Patience and God


I thought this article by Fr. Ron Rolheiser in the Scottish Catholic Observer was very good, and not only because of the Teilhard de Chardin reference :-).  I encourage you to read the article here but set forth below is an excerpt:

“People are always impatient, but God is never in a hurry!”  Nikos Kazantzakis wrote those words and they highlight an important truth: We need to be patient, infinitely patient, with God. We need to let things unfold in their proper time, God’s time.

Looking at religious history through the centuries, we cannot help but be struck by the fact that God seemingly takes his time in the face of our impatience. Our scriptures are often a record of frustrated desire, of non-fulfillment, and of human impatience. It’s more the exception when God intervenes directly and decisively to resolve a particular human tension. We are always longing for a messiah to take away our pain and to avenge oppression, but mostly those prayers seem to fall on deaf ears.

And so we see in scripture the constant, painful cry: Come, Lord, come! Save us! How much longer must we wait? When, Lord, when? Why not now? We are forever impatient, but God refuses to be hurried. Why? Why is God, seemingly, so slow to act? Is God callous to our suffering? Why is God so patient, so plodding in his plan, when we’re suffering so deeply? Why is God so excruciatingly slow to act in the face of human impatience?

* * *

Pierre Teilhard de Chardin offers a second metaphor here when he speaks of something he calls “the raising of our psychic temperature.” In a chemistry laboratory it’s possible to place two elements in the same test tube and not get fusion. The elements remain separate, refusing to unite.  It is only after they are heated to a higher temperature that they unite. We’re no different. Often it’s only when our psychic temperature is raised sufficiently that there’s fusion, that is, it’s only when unrequited longing has raised our psychic temperature sufficiently that we can move towards reconciliation and union. Simply put, sometimes we have to be brought to a high fever through frustration and pain before we are willing to let go of our selfishness and let ourselves be drawn into community.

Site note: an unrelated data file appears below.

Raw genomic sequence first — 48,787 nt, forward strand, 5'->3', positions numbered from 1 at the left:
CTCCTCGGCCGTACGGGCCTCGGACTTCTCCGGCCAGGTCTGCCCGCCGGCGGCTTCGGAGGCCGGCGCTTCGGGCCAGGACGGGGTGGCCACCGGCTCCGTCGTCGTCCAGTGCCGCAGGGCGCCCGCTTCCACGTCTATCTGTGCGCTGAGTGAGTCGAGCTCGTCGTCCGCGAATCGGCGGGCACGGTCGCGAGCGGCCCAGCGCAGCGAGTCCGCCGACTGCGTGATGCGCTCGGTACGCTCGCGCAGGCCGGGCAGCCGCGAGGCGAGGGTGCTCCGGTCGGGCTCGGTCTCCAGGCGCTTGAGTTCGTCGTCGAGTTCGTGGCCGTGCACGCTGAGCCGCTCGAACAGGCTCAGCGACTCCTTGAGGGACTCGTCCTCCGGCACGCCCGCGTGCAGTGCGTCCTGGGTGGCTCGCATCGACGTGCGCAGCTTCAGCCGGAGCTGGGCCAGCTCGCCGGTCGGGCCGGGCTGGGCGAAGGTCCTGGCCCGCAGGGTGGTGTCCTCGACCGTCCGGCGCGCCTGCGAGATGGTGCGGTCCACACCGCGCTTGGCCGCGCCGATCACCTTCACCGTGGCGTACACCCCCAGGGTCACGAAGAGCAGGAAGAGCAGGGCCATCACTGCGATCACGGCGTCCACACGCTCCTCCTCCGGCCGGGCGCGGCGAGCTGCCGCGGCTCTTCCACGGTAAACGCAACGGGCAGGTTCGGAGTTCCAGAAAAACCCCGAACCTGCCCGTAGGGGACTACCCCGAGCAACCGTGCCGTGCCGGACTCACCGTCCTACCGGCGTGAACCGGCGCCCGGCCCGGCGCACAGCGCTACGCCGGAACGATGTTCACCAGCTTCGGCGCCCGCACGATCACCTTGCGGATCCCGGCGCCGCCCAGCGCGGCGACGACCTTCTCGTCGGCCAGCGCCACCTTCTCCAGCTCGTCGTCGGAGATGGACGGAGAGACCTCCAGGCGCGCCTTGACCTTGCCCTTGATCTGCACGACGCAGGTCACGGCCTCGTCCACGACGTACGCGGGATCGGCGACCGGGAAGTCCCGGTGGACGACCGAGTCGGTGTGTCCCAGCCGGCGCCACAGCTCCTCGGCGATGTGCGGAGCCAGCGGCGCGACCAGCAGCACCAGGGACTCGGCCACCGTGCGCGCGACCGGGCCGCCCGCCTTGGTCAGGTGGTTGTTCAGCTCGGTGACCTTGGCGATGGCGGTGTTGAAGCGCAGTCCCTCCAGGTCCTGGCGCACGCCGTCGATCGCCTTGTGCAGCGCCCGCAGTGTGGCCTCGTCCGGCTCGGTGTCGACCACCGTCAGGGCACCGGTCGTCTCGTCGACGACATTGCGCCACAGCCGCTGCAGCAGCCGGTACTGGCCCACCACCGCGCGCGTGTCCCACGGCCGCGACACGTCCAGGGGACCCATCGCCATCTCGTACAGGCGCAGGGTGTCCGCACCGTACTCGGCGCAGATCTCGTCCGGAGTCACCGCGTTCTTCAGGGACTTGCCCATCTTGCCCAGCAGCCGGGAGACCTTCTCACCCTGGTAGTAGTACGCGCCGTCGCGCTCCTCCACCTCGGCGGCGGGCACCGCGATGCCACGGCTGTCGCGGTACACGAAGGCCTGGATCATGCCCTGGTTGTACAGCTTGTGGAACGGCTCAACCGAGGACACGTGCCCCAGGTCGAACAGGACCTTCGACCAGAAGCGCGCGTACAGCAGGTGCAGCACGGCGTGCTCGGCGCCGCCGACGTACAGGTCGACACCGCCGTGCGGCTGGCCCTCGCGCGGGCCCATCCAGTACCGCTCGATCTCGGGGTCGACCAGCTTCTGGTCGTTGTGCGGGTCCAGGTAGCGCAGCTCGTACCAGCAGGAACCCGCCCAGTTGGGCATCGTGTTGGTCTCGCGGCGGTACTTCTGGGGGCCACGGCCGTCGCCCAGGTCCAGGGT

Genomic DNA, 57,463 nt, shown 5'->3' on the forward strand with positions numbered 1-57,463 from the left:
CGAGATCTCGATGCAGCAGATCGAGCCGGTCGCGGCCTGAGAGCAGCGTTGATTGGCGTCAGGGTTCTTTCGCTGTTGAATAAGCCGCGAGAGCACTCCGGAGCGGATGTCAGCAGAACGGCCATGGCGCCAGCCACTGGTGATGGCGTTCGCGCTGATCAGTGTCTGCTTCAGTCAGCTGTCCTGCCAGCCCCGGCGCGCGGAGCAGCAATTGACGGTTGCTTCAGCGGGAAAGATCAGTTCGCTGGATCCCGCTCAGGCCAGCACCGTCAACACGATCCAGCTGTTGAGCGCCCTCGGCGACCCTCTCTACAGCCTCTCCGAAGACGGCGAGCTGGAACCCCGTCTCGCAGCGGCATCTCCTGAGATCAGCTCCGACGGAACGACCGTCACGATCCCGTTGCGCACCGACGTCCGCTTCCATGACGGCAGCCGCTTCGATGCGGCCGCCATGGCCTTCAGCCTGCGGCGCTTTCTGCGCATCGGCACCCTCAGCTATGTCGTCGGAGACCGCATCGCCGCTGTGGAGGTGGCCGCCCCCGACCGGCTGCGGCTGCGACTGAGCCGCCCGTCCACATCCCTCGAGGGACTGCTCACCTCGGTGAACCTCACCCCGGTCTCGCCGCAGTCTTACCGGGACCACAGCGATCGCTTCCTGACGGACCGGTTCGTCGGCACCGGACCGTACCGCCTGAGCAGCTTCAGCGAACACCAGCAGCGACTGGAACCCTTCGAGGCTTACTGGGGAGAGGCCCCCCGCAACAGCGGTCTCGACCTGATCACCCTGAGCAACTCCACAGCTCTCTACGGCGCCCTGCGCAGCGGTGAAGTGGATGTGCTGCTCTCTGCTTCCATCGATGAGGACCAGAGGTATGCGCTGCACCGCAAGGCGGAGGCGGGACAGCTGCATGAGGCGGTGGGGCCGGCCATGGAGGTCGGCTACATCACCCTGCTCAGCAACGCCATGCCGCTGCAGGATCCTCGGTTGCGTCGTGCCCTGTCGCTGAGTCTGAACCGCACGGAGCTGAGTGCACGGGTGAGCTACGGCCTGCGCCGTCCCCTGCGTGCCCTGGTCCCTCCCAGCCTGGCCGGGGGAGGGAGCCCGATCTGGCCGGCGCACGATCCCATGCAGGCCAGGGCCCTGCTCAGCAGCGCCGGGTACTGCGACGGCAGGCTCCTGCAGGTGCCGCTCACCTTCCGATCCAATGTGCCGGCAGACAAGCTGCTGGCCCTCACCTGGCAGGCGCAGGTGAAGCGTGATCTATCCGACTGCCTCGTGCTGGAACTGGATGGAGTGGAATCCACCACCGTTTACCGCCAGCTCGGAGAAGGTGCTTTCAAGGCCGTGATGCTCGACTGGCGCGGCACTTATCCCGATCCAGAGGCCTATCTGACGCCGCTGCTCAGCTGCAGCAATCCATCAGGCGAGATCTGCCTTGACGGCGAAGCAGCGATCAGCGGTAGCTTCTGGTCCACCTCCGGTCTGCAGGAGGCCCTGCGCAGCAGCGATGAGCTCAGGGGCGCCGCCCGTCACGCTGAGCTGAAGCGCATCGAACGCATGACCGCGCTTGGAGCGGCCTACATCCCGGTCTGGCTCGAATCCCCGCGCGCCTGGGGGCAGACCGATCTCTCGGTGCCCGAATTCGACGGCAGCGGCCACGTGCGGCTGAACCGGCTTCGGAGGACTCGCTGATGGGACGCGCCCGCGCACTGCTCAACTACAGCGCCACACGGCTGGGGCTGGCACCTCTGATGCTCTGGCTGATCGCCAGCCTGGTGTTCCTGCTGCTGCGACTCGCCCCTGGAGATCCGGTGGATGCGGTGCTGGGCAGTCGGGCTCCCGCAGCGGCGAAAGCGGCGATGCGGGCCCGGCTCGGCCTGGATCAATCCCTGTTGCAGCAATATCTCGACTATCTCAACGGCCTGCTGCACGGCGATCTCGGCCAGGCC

About William Ockham

I am a father of two with eclectic interests in theology, philosophy and sports. I chose the pseudonym William Ockham in honor of his contributions to philosophy, specifically Occam's Razor, and its contributions to modern scientific theory. My blog ( explores Ignatian Spirituality and the intersection of faith, science and reason through the life and writings of Pierre Teilhard de Chardin (pictured above).
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12 Responses to Patience and God

  1. Lynda says:

    Thank you for posting this column by Ron Rolheiser. Teilhard’s observation is so insightful. We do bear a responsibility – we can’t just sit and expect God to take away our challenges and problems. Blessings.

  2. Heidi Viars says:

    Thank you for this reminder today. Someone once said that patience is something you need most when you have it the least … A blessed and patient Christmas season to you!

  3. Ponder Anew says:

    triple like! Oh Lord have mercy 🙂

    • LOL Kassey on your comment! To say that patience is not one of my strong suits is a significant understatement. I am like the dog in the cartoon but I would not wait for the third frame to scream “hurry up” 🙂

      Your comment reminded me to see what St. Thomas Aquinas had to say on patience (see link below). As usual, he provides us with a lot to “ponder” in “anew” fashion 🙂

      W. Ockham

  4. “Simply put, sometimes we have to be brought to a high fever through frustration and pain before we are willing to let go of our selfishness and let ourselves be drawn into community.”

    This is so true, at all levels: personal, national, and worldwide.

  5. But arent such ideas really the same as the question/doubt suggested by Beckett’s now classic play Waiting For Godot?
    Or the naive essentially childish conception of God as criticized in this essay

    • Frederick, yes you are correct that these questions have been around for at least 2,500 years, since the beginning of the concept of a monotheistic Creator. Beckett’s play is an excellent illustration of this question.

      Regarding your other point, I agree that misinterpretations of theistic beliefs result in naive overly-anthropomorphic concepts of God. However, theistic religions, especially monotheistic ones do belief in a God that has an active mind and who is beyond the space-time universe and acts within the space-time universe. This God has a purpose for the universe, for humanity and ultimately each person. Hence the question of why God does not reveal himself more clearly.

      Without commenting on the full belief system of Adi Da Samraj, his concept of God is not theistic.

      W. Ockham

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